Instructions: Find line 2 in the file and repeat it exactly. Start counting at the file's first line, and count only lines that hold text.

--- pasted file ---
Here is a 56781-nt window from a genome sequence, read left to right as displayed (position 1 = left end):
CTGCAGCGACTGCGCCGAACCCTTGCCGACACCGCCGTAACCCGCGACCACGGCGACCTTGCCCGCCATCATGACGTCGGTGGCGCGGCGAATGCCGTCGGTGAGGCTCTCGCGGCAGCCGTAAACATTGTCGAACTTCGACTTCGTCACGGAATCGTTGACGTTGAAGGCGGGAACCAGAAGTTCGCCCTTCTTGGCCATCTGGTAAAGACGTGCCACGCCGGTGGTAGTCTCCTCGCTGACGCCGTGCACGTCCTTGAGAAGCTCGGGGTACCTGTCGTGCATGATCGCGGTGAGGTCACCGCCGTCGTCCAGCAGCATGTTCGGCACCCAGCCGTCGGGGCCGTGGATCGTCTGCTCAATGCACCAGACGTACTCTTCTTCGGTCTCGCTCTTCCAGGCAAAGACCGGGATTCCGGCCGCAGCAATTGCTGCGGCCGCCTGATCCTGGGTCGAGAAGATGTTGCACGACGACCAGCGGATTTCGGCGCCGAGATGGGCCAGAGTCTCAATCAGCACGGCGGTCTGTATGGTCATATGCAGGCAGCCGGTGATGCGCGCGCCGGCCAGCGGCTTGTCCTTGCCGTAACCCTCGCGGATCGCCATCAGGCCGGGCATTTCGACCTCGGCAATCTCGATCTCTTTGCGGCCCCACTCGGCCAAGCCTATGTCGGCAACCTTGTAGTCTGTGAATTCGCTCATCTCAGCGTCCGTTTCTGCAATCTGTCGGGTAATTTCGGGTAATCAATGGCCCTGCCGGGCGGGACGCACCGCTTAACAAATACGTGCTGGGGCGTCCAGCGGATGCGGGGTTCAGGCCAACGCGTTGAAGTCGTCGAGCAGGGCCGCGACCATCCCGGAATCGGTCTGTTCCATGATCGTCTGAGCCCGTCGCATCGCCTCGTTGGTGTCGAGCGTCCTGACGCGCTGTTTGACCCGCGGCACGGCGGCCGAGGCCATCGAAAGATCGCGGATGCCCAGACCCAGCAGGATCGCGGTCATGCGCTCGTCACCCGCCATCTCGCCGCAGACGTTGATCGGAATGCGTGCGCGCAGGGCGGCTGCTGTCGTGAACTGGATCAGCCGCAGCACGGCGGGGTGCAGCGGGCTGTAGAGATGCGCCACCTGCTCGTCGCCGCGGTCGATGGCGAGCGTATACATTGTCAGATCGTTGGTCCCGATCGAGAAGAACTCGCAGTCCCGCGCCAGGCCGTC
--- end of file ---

CTGCAGCGACTGCGCCGAACCCTTGCCGACACCGCCGTAACCCGCGACCACGGCGACCTTGCCCGCCATCATGACGTCGGTGGCGCGGCGAATGCCGTCGGTGAGGCTCTCGCGGCAGCCGTAAACATTGTCGAACTTCGACTTCGTCACGGAATCGTTGACGTTGAAGGCGGGAACCAGAAGTTCGCCCTTCTTGGCCATCTGGTAAAGACGTGCCACGCCGGTGGTAGTCTCCTCGCTGACGCCGTGCACGTCCTTGAGAAGCTCGGGGTACCTGTCGTGCATGATCGCGGTGAGGTCACCGCCGTCGTCCAGCAGCATGTTCGGCACCCAGCCGTCGGGGCCGTGGATCGTCTGCTCAATGCACCAGACGTACTCTTCTTCGGTCTCGCTCTTCCAGGCAAAGACCGGGATTCCGGCCGCAGCAATTGCTGCGGCCGCCTGATCCTGGGTCGAGAAGATGTTGCACGACGACCAGCGGATTTCGGCGCCGAGATGGGCCAGAGTCTCAATCAGCACGGCGGTCTGTATGGTCATATGCAGGCAGCCGGTGATGCGCGCGCCGGCCAGCGGCTTGTCCTTGCCGTAACCCTCGCGGATCGCCATCAGGCCGGGCATTTCGACCTCGGCAATCTCGATCTCTTTGCGGCCCCACTCGGCCAAGCCTATGTCGGCAACCTTGTAGTCTGTGAATTCGCTCATCTCAGCGTCCGTTTCTGCAATCTGTCGGGTAATTTCGGGTAATCAATGGCCCTGCCGGGCGGGACGCACCGCTTAACAAATACGTGCTGGGGCGTCCAGCGGATGCGGGGTTCAGGCCAACGCGTTGAAGTCGTCGAGCAGGGCCGCGACCATCCCGGAATCGGTCTGTTCCATGATCGTCTGAGCCCGTCGCATCGCCTCGTTGGTGTCGAGCGTCCTGACGCGCTGTTTGACCCGCGGCACGGCGGCCGAGGCCATCGAAAGATCGCGGATGCCCAGACCCAGCAGGATCGCGGTCATGCGCTCGTCACCCGCCATCTCGCCGCAGACGTTGATCGGAATGCGTGCGCGCAGGGCGGCTGCTGTCGTGAACTGGATCAGCCGCAGCACGGCGGGGTGCAGCGGGCTGTAGAGATGCGCCACCTGCTCGTCGCCGCGGTCGATGGCGAGCGTATACATTGTCAGATCGTTGGTCCCGATCGAGAAGAACTCGCAGTCCCGCGCCAGGCCGTC